Input validation for Units¶
|Maintainer:||Masatake YAMATO <firstname.lastname@example.org>|
We have to maintain parsers for languages that we don’t know well. We don’t have enough time to learn the languages.
Units test cases help us not introduce wrong changes to a parser.
However, there is still an issue; a developer who doesn’t know a target language well may write a broken test input file for the language. Here comes “Input validation.”
You can validate the test input files of Units with validate-input make target if a validator for a language is defined.
How to run and an example session¶
Here is an example validating an input file for JSON.
$ make validate-input VALIDATORS=jq ... Category: ROOT ------------------------------------------------------------ simple-json.d/input.json with jq valid Summary ------------------------------------------------------------ #valid: 1 #invalid: 0 #skipped (known invalidation) 0 #skipped (validator unavailable) 0
This example shows validating simple-json.d/input.json as an input file with jq validator. With VALIDATORS variable passed via command-line, you can specify validators to run. Multiple validators can be specified using a comma-separated list. If you don’t give VALIDATORS, the make target tries to use all available validators.
The meanings of “valid” and “invalid” in “Summary” are apparent. In two cases, the target skips validating input files:
#skipped (known invalidation)
A test case specifies KNOWN-INVALIDATION in its validator file.
#skipped (validator unavailable)
A command for a validator is not available.
validator file in a Units test directory specifies which validator the make target should use.
$ cat Units/simple-json.d/validator jq
If you put validator file to a category directory (a directory having .r suffix), the make target uses the validator specified in the file as default. The default validator can be overridden with a validator file in a subdirectory.
$ cat Units/parser-puppetManifest.r/validator puppet # cat Units/parser-puppetManifest.r/puppet-append.d/validator KNOWN-INVALIDATION
In the example, the make target uses puppet validator for validating the most of all input files under Units/parser-puppetManifest.r directory. An exception is an input file under Units/parser-puppetManifest.r/puppet-append.d directory. The directory has its specific validator file.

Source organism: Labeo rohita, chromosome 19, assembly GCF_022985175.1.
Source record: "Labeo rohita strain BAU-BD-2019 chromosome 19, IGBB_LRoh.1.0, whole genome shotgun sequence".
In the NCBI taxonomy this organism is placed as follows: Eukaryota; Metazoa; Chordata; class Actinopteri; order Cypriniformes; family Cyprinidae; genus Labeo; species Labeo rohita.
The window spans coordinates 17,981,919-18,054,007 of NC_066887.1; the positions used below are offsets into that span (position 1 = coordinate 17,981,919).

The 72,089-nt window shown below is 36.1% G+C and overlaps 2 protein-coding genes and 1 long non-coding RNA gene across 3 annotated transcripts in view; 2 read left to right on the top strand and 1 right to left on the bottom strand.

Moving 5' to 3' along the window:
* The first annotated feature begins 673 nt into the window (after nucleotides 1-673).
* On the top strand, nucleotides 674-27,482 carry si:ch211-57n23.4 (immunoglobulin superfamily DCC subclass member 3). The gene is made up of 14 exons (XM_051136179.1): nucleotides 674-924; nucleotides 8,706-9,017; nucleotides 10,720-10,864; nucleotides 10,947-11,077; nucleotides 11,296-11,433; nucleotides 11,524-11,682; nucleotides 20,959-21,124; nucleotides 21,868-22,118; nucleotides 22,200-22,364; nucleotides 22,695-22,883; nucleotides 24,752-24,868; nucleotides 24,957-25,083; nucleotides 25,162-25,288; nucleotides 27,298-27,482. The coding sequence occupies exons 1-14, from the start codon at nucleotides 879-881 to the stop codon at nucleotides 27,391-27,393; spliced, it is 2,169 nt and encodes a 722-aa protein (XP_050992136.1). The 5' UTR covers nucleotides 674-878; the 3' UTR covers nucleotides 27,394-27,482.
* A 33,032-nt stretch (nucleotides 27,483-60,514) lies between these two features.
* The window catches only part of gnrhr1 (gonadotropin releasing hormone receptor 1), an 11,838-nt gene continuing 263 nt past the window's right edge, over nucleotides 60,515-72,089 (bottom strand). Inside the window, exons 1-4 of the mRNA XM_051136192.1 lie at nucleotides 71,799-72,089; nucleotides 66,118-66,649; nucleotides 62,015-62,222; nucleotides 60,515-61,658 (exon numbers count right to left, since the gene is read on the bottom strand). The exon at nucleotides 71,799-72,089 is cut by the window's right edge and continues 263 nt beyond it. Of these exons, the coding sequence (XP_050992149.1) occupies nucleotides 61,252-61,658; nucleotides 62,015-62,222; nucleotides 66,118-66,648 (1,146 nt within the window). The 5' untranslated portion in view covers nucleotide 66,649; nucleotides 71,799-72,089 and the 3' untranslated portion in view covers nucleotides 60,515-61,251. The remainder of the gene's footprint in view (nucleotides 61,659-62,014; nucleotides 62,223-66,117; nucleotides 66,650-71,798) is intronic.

If a Unit test case doesn’t have expected.tags file, the make target doesn’t run the validator on the file even if a default validator is given in its category directory.
If a Unit test case specifies KNOWN-INVALIDATION in its validator file, the make target just increments “#skipped (known invalidation)” counter. The target reports the counter at the end of execution.
A validator specified in a validator file is a command file put under misc/validators directory. The command must have “validator-” as prefix in its file name. For an example, misc/validators/validator-jq is the command for “jq”.
The command file must be an executable. validate-input make target runs the command in two ways.
Before running the command as a validator, the target runs the command with “is_runnable” as the first argument. A validator command can let the target know whether the validator command is runnable or not with exit status. 0 means ready to run. Non-zero means not ready to run.
The make target never runs the validator command for validation purpose if the exit status is non-zero.
For an example, misc/validators/validator-jq command uses jq command as its backend. If jq command is not available on a system, validator-jq can do nothing. If such case, is_runnable method of validator-jq command should exit with non-zero value.
The make target runs the command with “validate* and an input file name for validating the input file. The command exits non-zero if the input file contains invalid syntax. This method will never run if is_runnable method of the command exits with non-zero.